county Galway

  • Gardai in Tuam are investigating a single vehicle fatal road collision at Willaimstown in the early hours of this morning.

    The collision occurred at 2.20am this morning on the Williamstown to Castlerea rd(R360), about a half a mile outside Williamstown.

    The male driver, aged 19, was seriously injured and later pronounced dead at the scene. His name has not yet been released, but it's believed the young man is from the area.

    His body was removed to the University Hospital Galway where a post mortem examination will take place.

    The road is currently closed to traffic to facilitate a Forensic Collision examination and diversions are in place. The road is expected to remain closed until about 1.30pm to 2pm this afternoon.

    Gardai are appealing for witnesses in particular for anyone who may have been on that stretch of road between 1.45am and 2.10am to contact them at Tuam Garda station on 093 70840, the Garda Confidential Line on 1800 666 111 or any Garda station.

  • A man in his seventies died after the car he was driving went into the sea at Kinvara, in county Galway yesterday evening

    It happened at around eight o'clock yesterday evening at The Quay area of Kinvara.

    He was brought to University Hospital Galway in a critical condition but later passed away.

     The man's name has not been released by gardai. 

    Gardaí are appealing for anyone who was in the area at the time to come forward.

  • A man in his sixties was fatally injured  by a “freshly-calved cow” on a farm in county Galway yesterday.

    It is understood that the man was attacked by the cow on a farm near Moylough, and died as a result of his injuries.

    The accident occurred just before 3pm yesterday afternoon.

    The man’s name has not yet been released

    It is the fifth farm fatality recorded in Ireland this year.

  • The quality of water in Irish rivers is getting worse, according to an Environmental Protection Agency report.

    Roughly half of the country's coastal waters, rivers and lakes have unacceptable levels of pollution.

    The report found just 20 rivers have pristine conditions - down from more than 500 in the 1980's.

    EPA Water Programme Manager, Mary Gurrie, says agriculture and urban wastewater are the main contributors to the problem.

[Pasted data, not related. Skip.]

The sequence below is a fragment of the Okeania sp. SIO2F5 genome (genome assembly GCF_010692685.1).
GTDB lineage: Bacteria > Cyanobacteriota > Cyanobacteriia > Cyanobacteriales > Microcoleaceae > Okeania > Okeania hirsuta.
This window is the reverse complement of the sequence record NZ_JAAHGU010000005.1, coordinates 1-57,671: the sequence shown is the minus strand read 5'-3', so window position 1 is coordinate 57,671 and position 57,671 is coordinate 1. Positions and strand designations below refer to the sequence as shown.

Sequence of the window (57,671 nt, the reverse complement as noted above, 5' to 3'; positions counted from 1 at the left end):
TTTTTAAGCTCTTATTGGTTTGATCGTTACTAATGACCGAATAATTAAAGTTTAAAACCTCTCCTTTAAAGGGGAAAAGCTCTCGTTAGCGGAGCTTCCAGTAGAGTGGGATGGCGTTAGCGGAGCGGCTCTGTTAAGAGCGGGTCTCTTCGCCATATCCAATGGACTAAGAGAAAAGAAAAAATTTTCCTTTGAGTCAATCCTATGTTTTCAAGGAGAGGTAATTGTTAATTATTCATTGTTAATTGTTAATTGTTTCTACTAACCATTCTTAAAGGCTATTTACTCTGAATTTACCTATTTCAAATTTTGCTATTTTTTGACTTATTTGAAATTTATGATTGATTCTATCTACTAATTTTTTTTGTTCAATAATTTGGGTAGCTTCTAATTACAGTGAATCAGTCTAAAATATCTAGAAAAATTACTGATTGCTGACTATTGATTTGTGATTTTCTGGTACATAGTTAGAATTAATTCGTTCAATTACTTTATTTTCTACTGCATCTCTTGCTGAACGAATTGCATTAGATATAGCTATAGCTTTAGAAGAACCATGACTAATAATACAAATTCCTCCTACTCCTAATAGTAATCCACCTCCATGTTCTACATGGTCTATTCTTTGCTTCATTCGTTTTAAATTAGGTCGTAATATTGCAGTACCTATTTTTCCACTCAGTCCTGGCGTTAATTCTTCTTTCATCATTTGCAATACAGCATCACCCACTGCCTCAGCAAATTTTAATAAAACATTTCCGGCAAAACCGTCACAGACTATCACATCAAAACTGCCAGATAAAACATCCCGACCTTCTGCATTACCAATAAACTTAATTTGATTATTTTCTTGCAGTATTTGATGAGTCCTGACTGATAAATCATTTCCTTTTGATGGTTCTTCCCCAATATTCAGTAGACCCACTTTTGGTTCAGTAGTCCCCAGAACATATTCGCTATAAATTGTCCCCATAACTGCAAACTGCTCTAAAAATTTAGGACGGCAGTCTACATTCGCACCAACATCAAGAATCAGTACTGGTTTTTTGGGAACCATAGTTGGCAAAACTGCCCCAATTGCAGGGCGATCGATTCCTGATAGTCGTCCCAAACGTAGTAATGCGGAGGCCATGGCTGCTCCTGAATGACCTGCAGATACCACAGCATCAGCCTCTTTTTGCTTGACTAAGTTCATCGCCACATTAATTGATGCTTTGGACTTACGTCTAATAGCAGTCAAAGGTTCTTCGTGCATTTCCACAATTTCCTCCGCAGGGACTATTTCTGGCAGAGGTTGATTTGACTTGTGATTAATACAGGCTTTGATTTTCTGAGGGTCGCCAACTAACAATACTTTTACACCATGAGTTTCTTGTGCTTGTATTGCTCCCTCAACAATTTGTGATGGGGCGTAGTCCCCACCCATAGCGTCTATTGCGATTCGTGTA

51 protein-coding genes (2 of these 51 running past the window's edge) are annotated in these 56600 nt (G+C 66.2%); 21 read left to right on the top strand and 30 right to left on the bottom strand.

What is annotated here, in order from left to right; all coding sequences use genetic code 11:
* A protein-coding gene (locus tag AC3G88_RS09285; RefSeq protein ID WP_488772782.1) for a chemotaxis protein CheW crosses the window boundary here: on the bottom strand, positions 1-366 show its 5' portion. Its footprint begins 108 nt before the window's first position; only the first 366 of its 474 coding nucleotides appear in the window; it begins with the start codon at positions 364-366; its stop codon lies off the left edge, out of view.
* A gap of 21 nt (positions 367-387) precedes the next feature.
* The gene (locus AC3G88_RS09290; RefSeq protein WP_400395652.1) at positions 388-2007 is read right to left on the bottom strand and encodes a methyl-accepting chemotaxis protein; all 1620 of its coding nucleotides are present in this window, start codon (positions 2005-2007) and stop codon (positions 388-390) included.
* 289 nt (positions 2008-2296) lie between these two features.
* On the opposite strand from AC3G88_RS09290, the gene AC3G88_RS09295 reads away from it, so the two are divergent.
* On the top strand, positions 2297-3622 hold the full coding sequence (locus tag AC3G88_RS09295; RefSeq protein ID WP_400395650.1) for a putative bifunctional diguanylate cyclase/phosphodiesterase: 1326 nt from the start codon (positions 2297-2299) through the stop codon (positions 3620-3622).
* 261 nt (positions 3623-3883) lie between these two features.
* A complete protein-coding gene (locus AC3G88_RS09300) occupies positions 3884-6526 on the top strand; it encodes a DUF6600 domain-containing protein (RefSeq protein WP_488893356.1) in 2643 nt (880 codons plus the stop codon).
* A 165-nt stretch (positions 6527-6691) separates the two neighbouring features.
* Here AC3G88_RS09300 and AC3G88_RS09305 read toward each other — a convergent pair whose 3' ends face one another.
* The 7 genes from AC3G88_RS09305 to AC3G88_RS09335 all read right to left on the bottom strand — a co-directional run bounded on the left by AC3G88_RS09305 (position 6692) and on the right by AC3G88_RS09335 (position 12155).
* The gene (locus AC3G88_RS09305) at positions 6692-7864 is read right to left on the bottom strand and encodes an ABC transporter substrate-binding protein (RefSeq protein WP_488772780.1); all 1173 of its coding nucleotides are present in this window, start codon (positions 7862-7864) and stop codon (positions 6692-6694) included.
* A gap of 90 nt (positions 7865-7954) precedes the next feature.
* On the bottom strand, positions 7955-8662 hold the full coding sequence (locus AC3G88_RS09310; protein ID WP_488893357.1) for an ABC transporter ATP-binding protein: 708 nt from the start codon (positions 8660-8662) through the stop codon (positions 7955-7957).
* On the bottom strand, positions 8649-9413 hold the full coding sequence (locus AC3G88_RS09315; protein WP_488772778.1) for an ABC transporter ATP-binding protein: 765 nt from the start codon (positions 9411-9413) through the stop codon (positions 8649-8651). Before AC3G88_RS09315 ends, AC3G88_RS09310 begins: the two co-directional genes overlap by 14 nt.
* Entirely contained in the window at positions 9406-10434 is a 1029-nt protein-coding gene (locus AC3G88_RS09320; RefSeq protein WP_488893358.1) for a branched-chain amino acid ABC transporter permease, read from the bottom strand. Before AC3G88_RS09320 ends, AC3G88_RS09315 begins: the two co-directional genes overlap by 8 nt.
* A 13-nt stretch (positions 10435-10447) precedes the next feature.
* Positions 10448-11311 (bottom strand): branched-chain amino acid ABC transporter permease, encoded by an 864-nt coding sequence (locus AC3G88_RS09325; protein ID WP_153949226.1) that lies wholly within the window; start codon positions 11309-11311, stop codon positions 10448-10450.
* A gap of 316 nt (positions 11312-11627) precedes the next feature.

The report names Ireland’s “worst of the worst” water courses, which included nine river sites, 10 lakes and six estuaries.

    The Kilgolgan river in Galway is one of these, it’s said to be under pressure from urban waste-water pressures form Loughrea.

    The Owenriff river in Co Galway is another of the nine, where run-off of phosphate fertiliser from forestry has been linked to poor ecological standards and had an impact on fish populations.

    Both rivers have declined since the last assessment, the Kilgolgan river, which was previously moderate, and the Owenriff, which was previously deemed to be in good ecological condition.

    Listed among the 10 “worst of the worst” lakes are : Lough Alewnaghta which straddles the borders of counties Clare and Galway; Ballyquirke Lough in Co Galway; Lough Rinn in Co Leitrim; and Templehouse in Co Sligo.

     

     

  • Irish Water, working with Galway County Council have started work on an upgrade to the Glenamaddy sewerage scheme. Once complete, the works will lead to improved public and environmental health, and provide a platform for social and economic development.

    The €7 million project will be delivered by Ward and Burke and is expected to be completed by 2020. The works will include the construction of a new wastewater treatment plant at Mountkelly, a new pumping station on the Creggs Road, the upgrade/rehabilitation of 700m of existing sewers and the construction of 1,700m of new rising main and outfall sewers.

    Colm Boyd of Irish Water told Midwest News that the company faces a serious challenge with the size and scale of issues with the wastewater across the country. A sewer network and treatment plant that is fit for purpose is essential in order to support business and social development in Glenamaddy, and these works will facilitate ongoing growth. These works will have a lasting benefit for local residents, business owners, and the environment.